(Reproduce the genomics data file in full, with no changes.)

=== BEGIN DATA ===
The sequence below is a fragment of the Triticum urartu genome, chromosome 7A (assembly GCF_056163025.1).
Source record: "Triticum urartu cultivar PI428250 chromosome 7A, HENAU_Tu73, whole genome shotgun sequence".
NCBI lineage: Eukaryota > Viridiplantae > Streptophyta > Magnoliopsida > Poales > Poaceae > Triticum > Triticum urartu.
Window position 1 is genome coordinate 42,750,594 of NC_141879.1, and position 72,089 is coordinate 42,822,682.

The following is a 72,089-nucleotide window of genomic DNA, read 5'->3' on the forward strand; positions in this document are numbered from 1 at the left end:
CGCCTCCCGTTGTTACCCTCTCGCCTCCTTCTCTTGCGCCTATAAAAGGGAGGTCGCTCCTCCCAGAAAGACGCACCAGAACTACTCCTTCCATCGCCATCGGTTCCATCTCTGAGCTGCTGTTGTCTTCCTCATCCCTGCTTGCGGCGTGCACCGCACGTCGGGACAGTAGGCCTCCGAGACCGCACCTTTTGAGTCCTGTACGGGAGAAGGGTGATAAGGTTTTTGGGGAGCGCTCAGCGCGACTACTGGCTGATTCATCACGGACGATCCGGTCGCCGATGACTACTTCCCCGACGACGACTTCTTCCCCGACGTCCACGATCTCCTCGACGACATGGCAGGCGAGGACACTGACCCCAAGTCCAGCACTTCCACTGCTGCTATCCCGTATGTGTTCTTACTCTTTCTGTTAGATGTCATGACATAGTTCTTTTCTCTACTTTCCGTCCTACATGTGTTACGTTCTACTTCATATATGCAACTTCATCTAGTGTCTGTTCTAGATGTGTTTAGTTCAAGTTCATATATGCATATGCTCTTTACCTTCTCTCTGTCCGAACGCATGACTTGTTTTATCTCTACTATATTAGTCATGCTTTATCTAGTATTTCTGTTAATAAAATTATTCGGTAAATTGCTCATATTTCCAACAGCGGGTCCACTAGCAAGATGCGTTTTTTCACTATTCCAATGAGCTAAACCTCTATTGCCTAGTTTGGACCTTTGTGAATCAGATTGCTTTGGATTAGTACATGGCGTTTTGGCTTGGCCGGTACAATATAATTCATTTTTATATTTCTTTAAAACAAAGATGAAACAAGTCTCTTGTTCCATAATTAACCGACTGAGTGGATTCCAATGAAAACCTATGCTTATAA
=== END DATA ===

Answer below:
The sequence below is a fragment of the Triticum urartu genome, chromosome 7A (assembly GCF_056163025.1).
Source record: "Triticum urartu cultivar PI428250 chromosome 7A, HENAU_Tu73, whole genome shotgun sequence".
NCBI lineage: Eukaryota > Viridiplantae > Streptophyta > Magnoliopsida > Poales > Poaceae > Triticum > Triticum urartu.
Window position 1 is genome coordinate 42,750,594 of NC_141879.1, and position 72,089 is coordinate 42,822,682.

The following is a 72,089-nucleotide window of genomic DNA, read 5'->3' on the forward strand; positions in this document are numbered from 1 at the left end:
CGCCTCCCGTTGTTACCCTCTCGCCTCCTTCTCTTGCGCCTATAAAAGGGAGGTCGCTCCTCCCAGAAAGACGCACCAGAACTACTCCTTCCATCGCCATCGGTTCCATCTCTGAGCTGCTGTTGTCTTCCTCATCCCTGCTTGCGGCGTGCACCGCACGTCGGGACAGTAGGCCTCCGAGACCGCACCTTTTGAGTCCTGTACGGGAGAAGGGTGATAAGGTTTTTGGGGAGCGCTCAGCGCGACTACTGGCTGATTCATCACGGACGATCCGGTCGCCGATGACTACTTCCCCGACGACGACTTCTTCCCCGACGTCCACGATCTCCTCGACGACATGGCAGGCGAGGACACTGACCCCAAGTCCAGCACTTCCACTGCTGCTATCCCGTATGTGTTCTTACTCTTTCTGTTAGATGTCATGACATAGTTCTTTTCTCTACTTTCCGTCCTACATGTGTTACGTTCTACTTCATATATGCAACTTCATCTAGTGTCTGTTCTAGATGTGTTTAGTTCAAGTTCATATATGCATATGCTCTTTACCTTCTCTCTGTCCGAACGCATGACTTGTTTTATCTCTACTATATTAGTCATGCTTTATCTAGTATTTCTGTTAATAAAATTATTCGGTAAATTGCTCATATTTCCAACAGCGGGTCCACTAGCAAGATGCGTTTTTTCACTATTCCAATGAGCTAAACCTCTATTGCCTAGTTTGGACCTTTGTGAATCAGATTGCTTTGGATTAGTACATGGCGTTTTGGCTTGGCCGGTACAATATAATTCATTTTTATATTTCTTTAAAACAAAGATGAAACAAGTCTCTTGTTCCATAATTAACCGACTGAGTGGATTCCAATGAAAACCTATGCTTATAA